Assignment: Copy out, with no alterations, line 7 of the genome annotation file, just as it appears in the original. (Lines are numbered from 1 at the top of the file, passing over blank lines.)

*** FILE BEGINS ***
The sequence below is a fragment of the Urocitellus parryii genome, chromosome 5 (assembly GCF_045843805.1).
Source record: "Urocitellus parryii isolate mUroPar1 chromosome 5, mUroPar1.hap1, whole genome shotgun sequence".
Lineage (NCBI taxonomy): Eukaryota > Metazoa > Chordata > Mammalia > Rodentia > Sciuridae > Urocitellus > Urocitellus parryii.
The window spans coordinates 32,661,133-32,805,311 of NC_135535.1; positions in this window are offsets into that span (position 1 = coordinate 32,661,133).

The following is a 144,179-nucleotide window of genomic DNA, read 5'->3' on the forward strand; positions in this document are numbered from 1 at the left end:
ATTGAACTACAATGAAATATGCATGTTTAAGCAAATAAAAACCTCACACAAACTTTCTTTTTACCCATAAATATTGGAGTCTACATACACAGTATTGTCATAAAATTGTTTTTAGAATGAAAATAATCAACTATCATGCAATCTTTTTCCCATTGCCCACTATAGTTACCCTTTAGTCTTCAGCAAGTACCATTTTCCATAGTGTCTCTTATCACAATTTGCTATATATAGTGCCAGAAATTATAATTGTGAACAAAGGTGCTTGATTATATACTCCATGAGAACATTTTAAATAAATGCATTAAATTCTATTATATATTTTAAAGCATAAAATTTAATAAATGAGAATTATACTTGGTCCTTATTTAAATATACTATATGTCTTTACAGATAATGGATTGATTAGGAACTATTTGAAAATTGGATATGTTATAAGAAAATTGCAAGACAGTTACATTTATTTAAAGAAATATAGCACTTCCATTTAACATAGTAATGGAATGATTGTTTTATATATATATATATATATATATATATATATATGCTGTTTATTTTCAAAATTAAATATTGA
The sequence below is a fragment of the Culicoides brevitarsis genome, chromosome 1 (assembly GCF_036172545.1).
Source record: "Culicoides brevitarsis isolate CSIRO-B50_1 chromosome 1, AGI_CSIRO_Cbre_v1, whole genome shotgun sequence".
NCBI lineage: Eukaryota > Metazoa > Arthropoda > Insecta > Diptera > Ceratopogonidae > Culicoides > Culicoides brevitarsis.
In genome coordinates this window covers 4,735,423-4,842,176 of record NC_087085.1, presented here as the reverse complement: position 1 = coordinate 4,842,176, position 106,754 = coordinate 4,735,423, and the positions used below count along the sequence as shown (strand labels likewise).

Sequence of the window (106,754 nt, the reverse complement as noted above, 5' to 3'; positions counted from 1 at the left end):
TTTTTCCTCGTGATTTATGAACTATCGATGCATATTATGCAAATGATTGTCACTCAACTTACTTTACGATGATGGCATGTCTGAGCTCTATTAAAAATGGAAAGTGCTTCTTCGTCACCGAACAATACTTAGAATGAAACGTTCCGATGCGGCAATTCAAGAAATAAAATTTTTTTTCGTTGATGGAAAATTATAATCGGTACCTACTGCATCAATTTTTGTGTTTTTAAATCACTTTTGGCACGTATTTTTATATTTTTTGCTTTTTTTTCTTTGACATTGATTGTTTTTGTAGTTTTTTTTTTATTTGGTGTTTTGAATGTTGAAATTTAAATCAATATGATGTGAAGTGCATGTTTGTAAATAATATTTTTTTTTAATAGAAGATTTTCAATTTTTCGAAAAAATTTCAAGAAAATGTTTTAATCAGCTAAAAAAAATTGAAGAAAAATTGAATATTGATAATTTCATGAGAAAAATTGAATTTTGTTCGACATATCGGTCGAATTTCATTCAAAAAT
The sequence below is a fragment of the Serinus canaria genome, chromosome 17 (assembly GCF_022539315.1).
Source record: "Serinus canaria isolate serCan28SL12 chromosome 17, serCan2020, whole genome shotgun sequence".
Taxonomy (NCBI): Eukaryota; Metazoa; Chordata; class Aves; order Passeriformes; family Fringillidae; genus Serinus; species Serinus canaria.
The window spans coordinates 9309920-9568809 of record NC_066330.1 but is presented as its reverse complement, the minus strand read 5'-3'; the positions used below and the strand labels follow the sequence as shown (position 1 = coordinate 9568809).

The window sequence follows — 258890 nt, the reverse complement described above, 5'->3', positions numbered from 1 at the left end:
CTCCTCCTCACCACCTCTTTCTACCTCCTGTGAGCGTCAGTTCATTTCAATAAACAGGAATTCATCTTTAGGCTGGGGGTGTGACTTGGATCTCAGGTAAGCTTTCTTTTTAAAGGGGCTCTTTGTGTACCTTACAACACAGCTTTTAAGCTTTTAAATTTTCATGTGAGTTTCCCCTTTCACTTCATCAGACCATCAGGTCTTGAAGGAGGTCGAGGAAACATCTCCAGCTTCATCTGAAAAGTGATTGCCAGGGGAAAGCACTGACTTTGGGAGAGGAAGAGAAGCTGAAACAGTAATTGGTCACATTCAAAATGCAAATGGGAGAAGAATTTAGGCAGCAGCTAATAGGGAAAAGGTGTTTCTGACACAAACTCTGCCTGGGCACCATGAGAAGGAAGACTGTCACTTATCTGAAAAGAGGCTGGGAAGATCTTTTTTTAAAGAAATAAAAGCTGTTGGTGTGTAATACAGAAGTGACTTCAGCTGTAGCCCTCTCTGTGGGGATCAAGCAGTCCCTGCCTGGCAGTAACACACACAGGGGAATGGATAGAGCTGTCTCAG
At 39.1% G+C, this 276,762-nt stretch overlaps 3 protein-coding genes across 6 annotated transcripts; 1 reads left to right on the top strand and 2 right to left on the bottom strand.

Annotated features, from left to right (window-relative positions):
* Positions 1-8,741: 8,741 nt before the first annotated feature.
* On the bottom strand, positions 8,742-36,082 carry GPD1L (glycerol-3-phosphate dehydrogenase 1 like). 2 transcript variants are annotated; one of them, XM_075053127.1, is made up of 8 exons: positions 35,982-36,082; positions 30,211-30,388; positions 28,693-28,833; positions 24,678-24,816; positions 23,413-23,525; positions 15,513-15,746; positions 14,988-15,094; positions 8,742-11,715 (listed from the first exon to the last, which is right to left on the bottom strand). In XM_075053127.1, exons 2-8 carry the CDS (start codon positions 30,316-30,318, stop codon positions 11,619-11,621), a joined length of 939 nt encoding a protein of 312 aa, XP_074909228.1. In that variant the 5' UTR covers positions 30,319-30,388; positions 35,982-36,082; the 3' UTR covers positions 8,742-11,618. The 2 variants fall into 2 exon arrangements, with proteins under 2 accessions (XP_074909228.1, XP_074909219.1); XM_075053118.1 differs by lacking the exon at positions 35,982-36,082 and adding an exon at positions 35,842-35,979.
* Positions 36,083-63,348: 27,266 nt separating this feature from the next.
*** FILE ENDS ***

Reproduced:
The sequence below is a fragment of the Culicoides brevitarsis genome, chromosome 1 (assembly GCF_036172545.1).